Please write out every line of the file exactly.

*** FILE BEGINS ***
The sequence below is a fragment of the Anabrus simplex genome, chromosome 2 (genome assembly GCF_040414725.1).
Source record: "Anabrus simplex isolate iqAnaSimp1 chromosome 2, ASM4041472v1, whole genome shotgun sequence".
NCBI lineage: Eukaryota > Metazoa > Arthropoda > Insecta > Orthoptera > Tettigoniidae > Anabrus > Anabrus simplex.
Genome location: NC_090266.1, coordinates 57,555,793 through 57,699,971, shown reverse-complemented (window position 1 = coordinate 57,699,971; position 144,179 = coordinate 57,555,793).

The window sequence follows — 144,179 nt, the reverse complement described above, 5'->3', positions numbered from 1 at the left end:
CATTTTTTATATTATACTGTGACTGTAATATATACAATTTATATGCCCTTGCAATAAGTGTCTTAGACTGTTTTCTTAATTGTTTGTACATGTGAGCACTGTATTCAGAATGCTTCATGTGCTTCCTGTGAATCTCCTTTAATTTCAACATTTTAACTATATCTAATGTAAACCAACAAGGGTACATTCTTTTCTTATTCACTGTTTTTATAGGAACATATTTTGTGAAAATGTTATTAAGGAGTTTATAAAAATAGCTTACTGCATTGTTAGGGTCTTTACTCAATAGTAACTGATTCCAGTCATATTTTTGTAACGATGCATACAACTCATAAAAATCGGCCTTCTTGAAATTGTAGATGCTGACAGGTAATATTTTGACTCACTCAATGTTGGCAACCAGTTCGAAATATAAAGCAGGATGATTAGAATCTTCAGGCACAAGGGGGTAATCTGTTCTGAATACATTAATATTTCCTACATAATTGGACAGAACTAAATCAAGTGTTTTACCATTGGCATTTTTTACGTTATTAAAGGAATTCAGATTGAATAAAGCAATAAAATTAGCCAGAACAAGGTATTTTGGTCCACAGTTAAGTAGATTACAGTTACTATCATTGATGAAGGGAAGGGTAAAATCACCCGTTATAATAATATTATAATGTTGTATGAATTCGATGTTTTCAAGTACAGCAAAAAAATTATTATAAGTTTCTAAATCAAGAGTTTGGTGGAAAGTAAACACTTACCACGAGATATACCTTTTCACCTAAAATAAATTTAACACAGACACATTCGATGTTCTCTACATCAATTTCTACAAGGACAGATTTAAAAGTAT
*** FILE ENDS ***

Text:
The sequence below is a fragment of the Anabrus simplex genome, chromosome 2 (genome assembly GCF_040414725.1).
Source record: "Anabrus simplex isolate iqAnaSimp1 chromosome 2, ASM4041472v1, whole genome shotgun sequence".
NCBI lineage: Eukaryota > Metazoa > Arthropoda > Insecta > Orthoptera > Tettigoniidae > Anabrus > Anabrus simplex.
Genome location: NC_090266.1, coordinates 57,555,793 through 57,699,971, shown reverse-complemented (window position 1 = coordinate 57,699,971; position 144,179 = coordinate 57,555,793).

The window sequence follows — 144,179 nt, the reverse complement described above, 5'->3', positions numbered from 1 at the left end:
CATTTTTTATATTATACTGTGACTGTAATATATACAATTTATATGCCCTTGCAATAAGTGTCTTAGACTGTTTTCTTAATTGTTTGTACATGTGAGCACTGTATTCAGAATGCTTCATGTGCTTCCTGTGAATCTCCTTTAATTTCAACATTTTAACTATATCTAATGTAAACCAACAAGGGTACATTCTTTTCTTATTCACTGTTTTTATAGGAACATATTTTGTGAAAATGTTATTAAGGAGTTTATAAAAATAGCTTACTGCATTGTTAGGGTCTTTACTCAATAGTAACTGATTCCAGTCATATTTTTGTAACGATGCATACAACTCATAAAAATCGGCCTTCTTGAAATTGTAGATGCTGACAGGTAATATTTTGACTCACTCAATGTTGGCAACCAGTTCGAAATATAAAGCAGGATGATTAGAATCTTCAGGCACAAGGGGGTAATCTGTTCTGAATACATTAATATTTCCTACATAATTGGACAGAACTAAATCAAGTGTTTTACCATTGGCATTTTTTACGTTATTAAAGGAATTCAGATTGAATAAAGCAATAAAATTAGCCAGAACAAGGTATTTTGGTCCACAGTTAAGTAGATTACAGTTACTATCATTGATGAAGGGAAGGGTAAAATCACCCGTTATAATAATATTATAATGTTGTATGAATTCGATGTTTTCAAGTACAGCAAAAAAATTATTATAAGTTTCTAAATCAAGAGTTTGGTGGAAAGTAAACACTTACCACGAGATATACCTTTTCACCTAAAATAAATTTAACACAGACACATTCGATGTTCTCTACATCAATTTCTACAAGGACAGATTTAAAAGTAT